Always insert a load. (Refer to the Precautions for Safe Use in the Safety Precautions for All Proximity Sensors.)

Operating Principles

Detection Principle of Inductive Proximity Sensors

Inductive Proximity Sensors detect magnetic loss due to eddy currents that are generated on a conductive surface by an external magnetic field. An AC magnetic field is generated on the detection coil, and changes in the impedance due to eddy currents generated on a metallic object are detected.
Other methods include Aluminum-detecting Sensors, which detect the phase component of the frequency, and All-metal Sensors, which use a working coil to detect only the changed component of the impedance. There are also Pulse-response Sensors, which generate an eddy current in pulses and detect the time change in the eddy current with the voltage induced in the coil.

(Qualitative Explanation)

The sensing object and Sensor form what appears to be a transformer-like relationship.

The transformer-like coupling condition is replaced by impedance changes due to eddy-current losses.

The impedance changes can be viewed as changes in the resistance that is inserted in series with the sensing object.
(This does not actually occur, but thinking of it this way makes it easier to understand qualitatively.)

Detection Principle of Capacitive Proximity Sensors

Capacitive Proximity Sensors detect changes in the capacitance between the sensing object and the Sensor. The amount of capacitance varies depending on the size and distance of the sensing object. An ordinary Capacitive Proximity Sensor is similar to a capacitor with two parallel plates, where the capacity of the two plates is detected. One of the plates is the object being measured (with an imaginary ground), and the other is the Sensor's sensing surface. The changes in the capacity generated between these two poles are detected.
The objects that can be detected depend on their dielectric constant, but they include resin and water in addition to metals.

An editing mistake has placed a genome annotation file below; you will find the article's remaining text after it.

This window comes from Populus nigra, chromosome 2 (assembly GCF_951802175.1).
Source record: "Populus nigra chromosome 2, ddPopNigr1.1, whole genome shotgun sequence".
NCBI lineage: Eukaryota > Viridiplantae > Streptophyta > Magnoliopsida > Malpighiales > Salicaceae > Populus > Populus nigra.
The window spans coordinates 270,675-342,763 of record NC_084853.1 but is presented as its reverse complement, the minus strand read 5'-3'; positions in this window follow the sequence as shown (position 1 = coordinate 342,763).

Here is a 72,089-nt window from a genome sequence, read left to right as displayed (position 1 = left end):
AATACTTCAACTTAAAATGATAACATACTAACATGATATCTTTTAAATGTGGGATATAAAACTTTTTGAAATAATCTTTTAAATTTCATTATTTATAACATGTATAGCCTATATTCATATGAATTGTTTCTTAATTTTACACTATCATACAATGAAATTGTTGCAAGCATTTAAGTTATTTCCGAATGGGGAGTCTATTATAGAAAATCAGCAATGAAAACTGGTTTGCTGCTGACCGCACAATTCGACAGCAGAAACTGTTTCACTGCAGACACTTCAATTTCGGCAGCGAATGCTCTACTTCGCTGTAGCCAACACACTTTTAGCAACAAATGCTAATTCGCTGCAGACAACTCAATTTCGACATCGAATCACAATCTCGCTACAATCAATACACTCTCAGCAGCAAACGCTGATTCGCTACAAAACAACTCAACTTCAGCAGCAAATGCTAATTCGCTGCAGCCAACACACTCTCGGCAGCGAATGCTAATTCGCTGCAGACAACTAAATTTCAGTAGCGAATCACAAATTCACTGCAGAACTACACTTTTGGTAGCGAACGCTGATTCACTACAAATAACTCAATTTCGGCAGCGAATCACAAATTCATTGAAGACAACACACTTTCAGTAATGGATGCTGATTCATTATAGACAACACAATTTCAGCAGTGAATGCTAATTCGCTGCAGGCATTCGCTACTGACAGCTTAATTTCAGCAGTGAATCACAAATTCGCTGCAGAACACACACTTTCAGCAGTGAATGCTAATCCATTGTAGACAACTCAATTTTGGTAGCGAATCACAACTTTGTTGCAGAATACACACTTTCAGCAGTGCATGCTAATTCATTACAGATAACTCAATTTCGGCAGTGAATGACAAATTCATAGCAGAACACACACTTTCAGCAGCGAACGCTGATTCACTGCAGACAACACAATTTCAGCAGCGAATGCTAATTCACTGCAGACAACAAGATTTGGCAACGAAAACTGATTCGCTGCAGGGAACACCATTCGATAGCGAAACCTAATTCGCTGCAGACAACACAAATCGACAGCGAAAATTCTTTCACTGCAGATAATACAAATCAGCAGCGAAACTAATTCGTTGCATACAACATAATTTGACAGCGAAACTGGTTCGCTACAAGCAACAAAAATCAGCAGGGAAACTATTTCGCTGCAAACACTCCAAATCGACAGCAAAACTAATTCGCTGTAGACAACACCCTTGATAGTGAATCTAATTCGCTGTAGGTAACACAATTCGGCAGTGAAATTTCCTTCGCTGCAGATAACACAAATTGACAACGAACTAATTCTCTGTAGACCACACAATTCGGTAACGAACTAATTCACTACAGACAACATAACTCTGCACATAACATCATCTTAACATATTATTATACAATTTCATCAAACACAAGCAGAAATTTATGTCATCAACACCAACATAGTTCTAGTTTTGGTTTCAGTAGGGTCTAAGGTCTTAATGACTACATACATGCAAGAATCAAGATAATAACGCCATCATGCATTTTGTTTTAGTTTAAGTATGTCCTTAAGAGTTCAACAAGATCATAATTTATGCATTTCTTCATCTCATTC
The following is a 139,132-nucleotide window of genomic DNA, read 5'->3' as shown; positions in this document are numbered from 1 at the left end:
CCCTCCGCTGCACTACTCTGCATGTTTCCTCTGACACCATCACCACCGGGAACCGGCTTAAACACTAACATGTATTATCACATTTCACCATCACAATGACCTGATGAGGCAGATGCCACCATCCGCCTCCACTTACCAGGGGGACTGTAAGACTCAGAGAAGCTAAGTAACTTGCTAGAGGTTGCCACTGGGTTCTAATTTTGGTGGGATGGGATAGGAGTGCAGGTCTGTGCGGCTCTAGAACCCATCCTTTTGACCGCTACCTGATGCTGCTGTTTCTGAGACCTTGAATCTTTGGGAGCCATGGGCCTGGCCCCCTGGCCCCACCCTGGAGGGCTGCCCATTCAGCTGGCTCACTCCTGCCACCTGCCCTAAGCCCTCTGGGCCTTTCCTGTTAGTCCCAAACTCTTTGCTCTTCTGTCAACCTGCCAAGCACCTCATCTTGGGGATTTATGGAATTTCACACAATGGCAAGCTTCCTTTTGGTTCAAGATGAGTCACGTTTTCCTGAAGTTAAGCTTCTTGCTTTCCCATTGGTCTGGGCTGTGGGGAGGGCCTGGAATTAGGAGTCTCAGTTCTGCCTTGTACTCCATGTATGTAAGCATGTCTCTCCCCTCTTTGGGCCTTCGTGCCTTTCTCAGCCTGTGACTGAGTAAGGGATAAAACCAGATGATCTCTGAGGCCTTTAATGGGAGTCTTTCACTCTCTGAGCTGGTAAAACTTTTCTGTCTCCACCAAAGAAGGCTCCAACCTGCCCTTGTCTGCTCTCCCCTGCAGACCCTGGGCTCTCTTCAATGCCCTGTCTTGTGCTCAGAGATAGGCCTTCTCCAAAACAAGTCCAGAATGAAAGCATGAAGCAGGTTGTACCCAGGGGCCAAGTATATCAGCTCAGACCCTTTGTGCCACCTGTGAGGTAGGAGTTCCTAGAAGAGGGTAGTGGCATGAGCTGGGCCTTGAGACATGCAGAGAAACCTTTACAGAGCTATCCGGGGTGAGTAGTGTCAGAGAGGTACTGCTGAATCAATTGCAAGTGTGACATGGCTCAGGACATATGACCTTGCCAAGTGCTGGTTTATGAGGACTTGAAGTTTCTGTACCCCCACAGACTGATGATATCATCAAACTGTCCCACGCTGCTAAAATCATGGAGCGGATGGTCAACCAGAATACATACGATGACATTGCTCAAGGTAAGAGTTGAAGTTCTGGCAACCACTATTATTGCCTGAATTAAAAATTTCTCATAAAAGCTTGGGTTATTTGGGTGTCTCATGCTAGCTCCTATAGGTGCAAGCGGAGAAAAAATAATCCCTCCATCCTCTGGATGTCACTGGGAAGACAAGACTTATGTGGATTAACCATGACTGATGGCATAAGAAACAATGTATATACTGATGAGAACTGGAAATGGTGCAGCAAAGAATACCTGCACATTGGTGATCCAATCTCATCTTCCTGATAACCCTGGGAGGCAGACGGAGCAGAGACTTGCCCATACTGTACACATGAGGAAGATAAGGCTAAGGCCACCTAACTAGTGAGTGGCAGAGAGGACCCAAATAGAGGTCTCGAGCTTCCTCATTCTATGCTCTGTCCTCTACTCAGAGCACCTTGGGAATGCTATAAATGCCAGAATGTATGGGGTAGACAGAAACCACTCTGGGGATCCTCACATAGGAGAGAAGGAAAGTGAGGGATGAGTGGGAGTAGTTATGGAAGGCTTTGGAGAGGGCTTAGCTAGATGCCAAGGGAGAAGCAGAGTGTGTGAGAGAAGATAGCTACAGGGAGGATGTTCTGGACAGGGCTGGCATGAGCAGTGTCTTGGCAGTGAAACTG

Detection Principle of Magnetic Proximity Sensors

The reed end of the switch is operated by a magnet. When the reed switch is turned ON, the Sensor is turned ON.


Selection by Detection Method

Items requiring
Inductive Proximity SensorsCapacitive Proximity SensorsMagnetic Proximity Sensors
Metallic objects (iron, aluminum, brass, copper, etc.)Metallic objects, resins, liquids, powders, etc.Magnets
Affected by positional relationship of power lines and signal lines, grounding of cabinet, etc.
CE Marking (EC Directive compliance)
Sensor covering material (metal, resin).
Easily affected by noise when the cable is long.
Almost no effect.
DC, AC, AC/DC, DC with no polarity, etc.
Connection method, power supply voltage.
Depends on the power supply, i.e., DC 2-wire models, DC 3-wire models, AC, etc.
DC 2-wire models are effective for suppressing current consumption.
The sensing distance must be selected by considering the effects of factors such as the temperature, the sensing object, surrounding objects, and the mounting distance between Sensors. Refer to the set distance in the catalog specifications to determine the proper distance. When high precision sensing is required, use a Separate Amplifier model.
Temperature or humidity, or existence of water, oils, chemicals etc.
Confirm that the degree of protection (refer to the Degree of Protection) matches the ambient environme
An extra margin must be provided in the sensing distance when selecting Sensors for use in environments subject tovibration and shock.
To prevent Sensors from vibrating loose, refer to the catalog values for tightening torque during assembly.
AssemblyEffects of tightening torque, Sensor size, number of wiring steps, cable length, distance between Sensors, surrounding objects.
Check the effects of surrounding metallic and other objects, and the specifications for the mutual interference between Sensors.